Unusual pain and tenderness in the same areas during massage:
Whether receiving a massage or foam rolling by yourself at home, people will tend to notice relief in most areas and reoccurring pain in others. This is the body’s way of telling you that it is not simply overworked or sore but it is a biomechanical deficiency which needs to be fixed. This is very common in people who lift heavy weights and complain of neck pain due to impaired shoulder mobility.

Recurring injuries:
Tendonitis? Shin splints? Sprains? Whatever it is, any type of overuse injury on the same body part repeatedly indicates an underlying cause which requires corrective conditioning.


Firstly, it must be said no matter how obvious it is, THE BODY IS MEANT TO MOVE. Muscle imbalances are not selective to rigorous gym-goers or athletes but are also attributed to a sedentary lifestyle. The most common culprit in this is sitting for long periods of the day (due to work) and when you combine this with lack of exercise certain muscles become characteristically shortened or lengthened. Quite simply, if a muscle is in a shortened position for a long period of time it will become tight and its antagonist (opposing muscle) will become lengthened or overstretched. This will not remain isolated and will spread to the entire musculoskeletal system and cause further problems.

Tight Hip Flexors:
Almost everybody has suffered or will suffer from tight hip flexors whether they know it or not. The human body as mentioned is designed to move upright, not seated at a computer desk glued to a screen. When the hip flexors are intermittently shortened for hours they cause the pelvis to rotate forward and the repercussions can easily be observed in the image to the right. As shown, the lumbar (lower back) spine is excessively arched and total spine alignment is compromised due to just one set of muscles. When a muscle becomes tight its antagonist is forced to become lengthened and as a result weak and unused. Can you see how this comes back to runners? Hip extension (provided by the glutes) is opposed by hip flexion and thus tight hip flexors cause lengthening (weakness) in the glutes causing pain in the hamstrings and knee via overcompensation.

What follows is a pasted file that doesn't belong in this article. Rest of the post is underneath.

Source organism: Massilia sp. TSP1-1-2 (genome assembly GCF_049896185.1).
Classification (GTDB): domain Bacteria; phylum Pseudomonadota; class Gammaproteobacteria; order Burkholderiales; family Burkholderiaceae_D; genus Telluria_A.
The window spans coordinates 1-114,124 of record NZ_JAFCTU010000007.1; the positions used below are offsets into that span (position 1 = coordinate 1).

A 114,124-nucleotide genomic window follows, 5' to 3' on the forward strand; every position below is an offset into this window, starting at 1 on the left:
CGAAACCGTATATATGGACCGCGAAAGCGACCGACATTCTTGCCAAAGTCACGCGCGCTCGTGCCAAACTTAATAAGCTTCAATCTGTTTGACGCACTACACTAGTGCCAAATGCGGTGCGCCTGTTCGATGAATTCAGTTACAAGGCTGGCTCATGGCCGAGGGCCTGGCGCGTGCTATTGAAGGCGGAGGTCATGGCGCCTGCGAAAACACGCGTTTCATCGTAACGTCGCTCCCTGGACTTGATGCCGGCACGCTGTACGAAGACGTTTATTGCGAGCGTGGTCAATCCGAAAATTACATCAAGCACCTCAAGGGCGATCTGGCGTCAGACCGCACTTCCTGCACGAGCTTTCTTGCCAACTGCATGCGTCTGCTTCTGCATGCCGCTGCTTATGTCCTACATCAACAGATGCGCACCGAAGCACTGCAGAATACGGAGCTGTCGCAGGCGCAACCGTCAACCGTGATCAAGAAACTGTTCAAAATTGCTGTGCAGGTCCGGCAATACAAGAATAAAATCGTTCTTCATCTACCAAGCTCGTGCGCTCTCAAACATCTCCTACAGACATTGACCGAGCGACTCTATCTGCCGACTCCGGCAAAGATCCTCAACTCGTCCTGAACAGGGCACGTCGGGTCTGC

Protracted/ Rounded Shoulders:
This condition needs no introduction, also caused by a sedentary lifestyle and long hours at a desk are the lengthening of the upper back and tightening of the pectoralis muscles. This is a problem with everyone as it can be exacerbated with improper lifting technique and a poorly designed training program. We do everything towards the front. We eat, drive, type, write, you name it and we do with our shoulders hunched over. Over time what happens is that our chest becomes extremely tight and caved in as our scapula wings to the sides of our back. Shoulder retraction (pulling back of the shoulder blades) becomes non-existent the lengthened back muscles are weakened and not able to perform their function. Couple this with lots of pressing exercises such as the bench press and not enough pulling exercises and you’ve got a recipe for disaster! The anterior deltoid of the shoulder is stimulated during pressing movements and as such becomes overdeveloped as compared to the rear and worsens your posture by pulling your shoulder girdle forward. If your shoulder experiences aches or pains, grinding and popping often and limited mobility adding more pullups, chin-ups and bent over rows to balance out the pressing is necessary to strengthen the muscles responsible for shoulder retraction.